Counterfactuality and causal structure
The following is an example of a counterfactual conditional in English:
(1) If I had thrown a six, I would have won the game.
One normally infers from (1) that the antecedent is counterfactual (i.e. I did not throw a six; I write this as CF-p), and that the consequent is counterfactual (i.e. I did not win the game; written CF-q). Whereas most previous literature focuses on the counterfactuality of the antecedent exclusively (perhaps assuming that an analysis of CF-p extends to CF-q), this work provides an analysis for how the counterfactual inference of the consequent (CF-q) is generated, and explains its empirical distribution.
I identify several contexts in which the CF-q inference gets cancelled. In some of these, cancellation is the result of the presence of a specific lexical item (such as “also”). In other cases, it is the intonation contour of the conditional that leads to cancellation. By analyzing the topic-focus structure of conditionals, I argue that the various contexts in which CF-q gets cancelled have a pragmatic property in common: they are multiple cause contexts. This means that they make more than one cause for the same consequent salient.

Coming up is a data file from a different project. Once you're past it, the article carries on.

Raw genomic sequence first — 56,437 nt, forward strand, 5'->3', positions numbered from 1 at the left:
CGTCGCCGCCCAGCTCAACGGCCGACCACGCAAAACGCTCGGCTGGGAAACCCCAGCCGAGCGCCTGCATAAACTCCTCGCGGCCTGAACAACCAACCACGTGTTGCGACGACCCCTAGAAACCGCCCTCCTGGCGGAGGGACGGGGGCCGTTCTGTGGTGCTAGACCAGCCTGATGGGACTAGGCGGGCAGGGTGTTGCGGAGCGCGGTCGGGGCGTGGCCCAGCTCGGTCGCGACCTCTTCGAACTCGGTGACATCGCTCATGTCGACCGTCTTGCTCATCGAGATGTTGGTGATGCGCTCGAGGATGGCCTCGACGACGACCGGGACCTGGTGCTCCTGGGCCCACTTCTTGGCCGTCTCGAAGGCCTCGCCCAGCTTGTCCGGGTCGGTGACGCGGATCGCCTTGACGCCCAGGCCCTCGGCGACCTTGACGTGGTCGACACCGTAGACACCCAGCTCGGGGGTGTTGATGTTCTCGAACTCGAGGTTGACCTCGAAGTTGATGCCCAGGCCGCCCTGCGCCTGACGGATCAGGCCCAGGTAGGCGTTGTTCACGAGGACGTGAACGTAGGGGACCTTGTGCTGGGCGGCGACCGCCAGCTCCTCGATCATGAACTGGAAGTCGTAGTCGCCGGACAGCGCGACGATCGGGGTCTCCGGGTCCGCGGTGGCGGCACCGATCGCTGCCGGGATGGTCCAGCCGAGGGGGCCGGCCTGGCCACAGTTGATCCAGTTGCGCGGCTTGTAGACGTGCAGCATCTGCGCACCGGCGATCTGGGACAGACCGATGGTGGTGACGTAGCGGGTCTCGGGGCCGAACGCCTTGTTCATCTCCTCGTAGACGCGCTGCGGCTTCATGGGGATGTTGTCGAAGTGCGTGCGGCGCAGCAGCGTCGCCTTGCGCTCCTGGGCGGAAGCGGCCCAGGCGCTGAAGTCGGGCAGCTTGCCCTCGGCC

The next step in my analysis is adopting an idea going back to Karttunen (1971), who suggests that conditional perfection (the pragmatic strengthening of conditionals to biconditionals) is a necessary ingredient for the CF-q inference to arise. The key prediction, which has not been explored before, is that if for some reason conditional perfection is not triggered, the CF-q inference is not drawn. I derive the independent result that multiple cause contexts do not trigger conditional perfection. This provides the desired explanation of why in multiple cause contexts the CF-q inference is not drawn. This analysis opens a new way to investigate counterfactuality, namely by using tools from the study of discourse (questions and answers, topic and focus, exhaustivity). Finally, I sketch some directions of future work on how using causal networks to represent multiple causation can be applied to the pragmatics of counterfactual conditionals.